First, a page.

Samuel Atkins Eliot (politician)

For other people named Samuel Eliot, see Samuel Eliot (disambiguation).
Samuel Atkins Eliot
Member of the U.S. House of Representatives
from Massachusetts's 1st district
In office
August 22, 1850 – March 3, 1851
Preceded by Robert C. Winthrop
Succeeded by William Appleton
Member of the Massachusetts Senate
In office
Member of the Massachusetts House of Representatives
In office
7th Mayor of Boston, Massachusetts
In office
Preceded by Samuel T. Armstrong
Succeeded by Jonathan Chapman
Personal details
Born (1798-03-05)March 5, 1798
Boston, Massachusetts
Died January 29, 1862(1862-01-29) (aged 63)
Cambridge, Massachusetts
Political party Whig
Children Charles W. Eliot[1]

Samuel Atkins Eliot (March 5, 1798 – January 29, 1862), (who was a patriarch of a distinguished American family, the Eliot family and which included Thomas Hopkinson Eliot) was a member of the United States House of Representatives from Massachusetts.

Eliot was born in Boston, Massachusetts in 1798, and was the son of banker Samuel Eliot. He attended the Boston Latin School; graduated from Harvard University in 1817 and from Harvard Divinity School in 1820. About 1826, he married Mary Lyman and had four daughters and two sons, including Charles William Eliot, a future President of Harvard University.

He was a member of the Massachusetts House of Representatives from 1834 to 1837. From 1837 to 1839, he was mayor of Boston. During his administration a riot took place, caused by a collision between a volunteer fire company and an Irish funeral procession. The disturbance was suppressed by the promptness of Mayor Eliot, who was on the ground at the first alarm, and immediately took measures for calling out the militia. The result of this affair was the establishment of a paid fire department and a day police. He served in the Massachusetts Senate in 1843–1844. He was elected as a Whig to the Thirty-first Congress to fill the vacancy caused by the resignation of Robert C. Winthrop and served from August 22, 1850 to March 3, 1851; he declined to be a candidate for renomination in 1850. He was treasurer of Harvard University from 1842 to 1853. He published a Sketch of the History of Harvard College and of its Present State (Boston, 1848), and edited selections from the sermons of Dr. Francis W. P. Greenwood, with a memoir (2 vols., Boston, 1844). He died in Cambridge, Massachusetts on January 29, 1862 and his body was interred in Mount Auburn Cemetery.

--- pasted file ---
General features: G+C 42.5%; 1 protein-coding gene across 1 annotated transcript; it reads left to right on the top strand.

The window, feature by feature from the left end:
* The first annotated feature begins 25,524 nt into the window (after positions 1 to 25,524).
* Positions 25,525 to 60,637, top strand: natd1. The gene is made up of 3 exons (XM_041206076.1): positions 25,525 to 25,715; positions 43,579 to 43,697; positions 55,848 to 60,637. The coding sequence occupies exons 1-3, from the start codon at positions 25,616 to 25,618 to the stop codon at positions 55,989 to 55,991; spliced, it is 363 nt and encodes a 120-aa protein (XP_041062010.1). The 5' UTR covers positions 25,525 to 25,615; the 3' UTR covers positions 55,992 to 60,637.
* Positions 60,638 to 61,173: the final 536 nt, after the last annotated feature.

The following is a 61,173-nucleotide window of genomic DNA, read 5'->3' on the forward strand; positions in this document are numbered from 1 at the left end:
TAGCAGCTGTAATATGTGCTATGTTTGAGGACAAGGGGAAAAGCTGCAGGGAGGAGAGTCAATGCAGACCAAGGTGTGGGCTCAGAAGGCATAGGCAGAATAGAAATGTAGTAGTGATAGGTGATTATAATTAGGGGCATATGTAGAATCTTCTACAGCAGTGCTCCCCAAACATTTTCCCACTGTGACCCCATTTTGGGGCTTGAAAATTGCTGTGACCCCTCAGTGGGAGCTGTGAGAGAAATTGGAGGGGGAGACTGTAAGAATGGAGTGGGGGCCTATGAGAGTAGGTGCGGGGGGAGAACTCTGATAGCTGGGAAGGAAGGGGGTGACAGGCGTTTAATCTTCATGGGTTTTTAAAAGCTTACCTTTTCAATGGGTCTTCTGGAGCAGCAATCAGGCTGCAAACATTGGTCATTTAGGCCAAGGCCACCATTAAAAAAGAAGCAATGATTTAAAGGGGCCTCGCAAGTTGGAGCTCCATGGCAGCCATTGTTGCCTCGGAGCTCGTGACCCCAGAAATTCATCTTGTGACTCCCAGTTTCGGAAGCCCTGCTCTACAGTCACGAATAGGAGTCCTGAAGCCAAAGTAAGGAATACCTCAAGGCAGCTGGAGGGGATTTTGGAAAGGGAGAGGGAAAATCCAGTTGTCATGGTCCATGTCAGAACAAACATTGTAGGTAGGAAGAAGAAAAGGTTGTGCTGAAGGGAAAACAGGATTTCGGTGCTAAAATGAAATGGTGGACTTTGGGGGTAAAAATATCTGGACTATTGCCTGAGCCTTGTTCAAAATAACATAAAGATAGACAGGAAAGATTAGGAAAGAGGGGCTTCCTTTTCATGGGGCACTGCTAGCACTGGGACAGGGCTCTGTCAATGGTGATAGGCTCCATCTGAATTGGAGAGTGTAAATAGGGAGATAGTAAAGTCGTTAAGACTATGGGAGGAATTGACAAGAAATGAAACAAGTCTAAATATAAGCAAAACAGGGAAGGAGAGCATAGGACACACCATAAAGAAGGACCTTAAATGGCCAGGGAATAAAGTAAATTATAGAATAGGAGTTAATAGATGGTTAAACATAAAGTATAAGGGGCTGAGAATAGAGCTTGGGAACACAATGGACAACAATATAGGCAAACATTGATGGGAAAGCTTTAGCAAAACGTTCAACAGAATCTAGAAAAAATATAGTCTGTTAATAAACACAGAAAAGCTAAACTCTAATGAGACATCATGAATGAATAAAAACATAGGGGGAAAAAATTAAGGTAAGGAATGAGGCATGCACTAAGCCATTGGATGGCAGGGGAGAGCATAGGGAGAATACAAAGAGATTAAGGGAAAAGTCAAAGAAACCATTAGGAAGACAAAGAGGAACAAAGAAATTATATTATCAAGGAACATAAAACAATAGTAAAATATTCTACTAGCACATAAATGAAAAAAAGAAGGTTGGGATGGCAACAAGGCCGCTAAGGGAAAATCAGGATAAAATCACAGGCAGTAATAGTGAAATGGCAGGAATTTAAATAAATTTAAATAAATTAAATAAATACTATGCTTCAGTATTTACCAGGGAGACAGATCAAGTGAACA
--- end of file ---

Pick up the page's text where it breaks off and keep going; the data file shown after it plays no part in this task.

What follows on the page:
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Further reading

Political offices
Preceded by
Samuel T. Armstrong
Mayor of Boston, Massachusetts
Succeeded by
Jonathan Chapman
United States House of Representatives
Preceded by
Robert C. Winthrop
Member of the U.S. House of Representatives
from Massachusetts's 1st congressional district

August 22, 1850 – March 3, 1851
Succeeded by
William Appleton
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